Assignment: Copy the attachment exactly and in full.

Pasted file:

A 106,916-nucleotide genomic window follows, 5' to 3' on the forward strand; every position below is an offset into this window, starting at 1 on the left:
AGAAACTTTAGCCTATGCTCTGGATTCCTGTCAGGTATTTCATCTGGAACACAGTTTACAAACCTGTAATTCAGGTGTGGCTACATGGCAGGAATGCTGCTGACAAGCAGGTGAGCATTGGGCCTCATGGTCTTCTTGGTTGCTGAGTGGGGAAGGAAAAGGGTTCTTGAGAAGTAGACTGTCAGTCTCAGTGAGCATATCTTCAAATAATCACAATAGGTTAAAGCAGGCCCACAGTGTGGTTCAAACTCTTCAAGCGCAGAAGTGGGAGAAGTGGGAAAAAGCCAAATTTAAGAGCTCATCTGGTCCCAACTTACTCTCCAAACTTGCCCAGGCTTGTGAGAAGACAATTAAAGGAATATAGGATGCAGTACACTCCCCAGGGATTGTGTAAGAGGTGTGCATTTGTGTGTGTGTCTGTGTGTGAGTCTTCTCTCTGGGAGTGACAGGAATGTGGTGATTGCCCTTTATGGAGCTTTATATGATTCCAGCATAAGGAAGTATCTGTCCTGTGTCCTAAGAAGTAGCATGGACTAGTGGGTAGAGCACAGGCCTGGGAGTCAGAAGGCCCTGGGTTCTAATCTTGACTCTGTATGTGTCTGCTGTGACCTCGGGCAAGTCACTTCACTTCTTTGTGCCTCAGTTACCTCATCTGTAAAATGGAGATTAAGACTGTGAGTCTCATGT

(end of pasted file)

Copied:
A 106,916-nucleotide genomic window follows, 5' to 3' on the forward strand; every position below is an offset into this window, starting at 1 on the left:
AGAAACTTTAGCCTATGCTCTGGATTCCTGTCAGGTATTTCATCTGGAACACAGTTTACAAACCTGTAATTCAGGTGTGGCTACATGGCAGGAATGCTGCTGACAAGCAGGTGAGCATTGGGCCTCATGGTCTTCTTGGTTGCTGAGTGGGGAAGGAAAAGGGTTCTTGAGAAGTAGACTGTCAGTCTCAGTGAGCATATCTTCAAATAATCACAATAGGTTAAAGCAGGCCCACAGTGTGGTTCAAACTCTTCAAGCGCAGAAGTGGGAGAAGTGGGAAAAAGCCAAATTTAAGAGCTCATCTGGTCCCAACTTACTCTCCAAACTTGCCCAGGCTTGTGAGAAGACAATTAAAGGAATATAGGATGCAGTACACTCCCCAGGGATTGTGTAAGAGGTGTGCATTTGTGTGTGTGTCTGTGTGTGAGTCTTCTCTCTGGGAGTGACAGGAATGTGGTGATTGCCCTTTATGGAGCTTTATATGATTCCAGCATAAGGAAGTATCTGTCCTGTGTCCTAAGAAGTAGCATGGACTAGTGGGTAGAGCACAGGCCTGGGAGTCAGAAGGCCCTGGGTTCTAATCTTGACTCTGTATGTGTCTGCTGTGACCTCGGGCAAGTCACTTCACTTCTTTGTGCCTCAGTTACCTCATCTGTAAAATGGAGATTAAGACTGTGAGTCTCATGT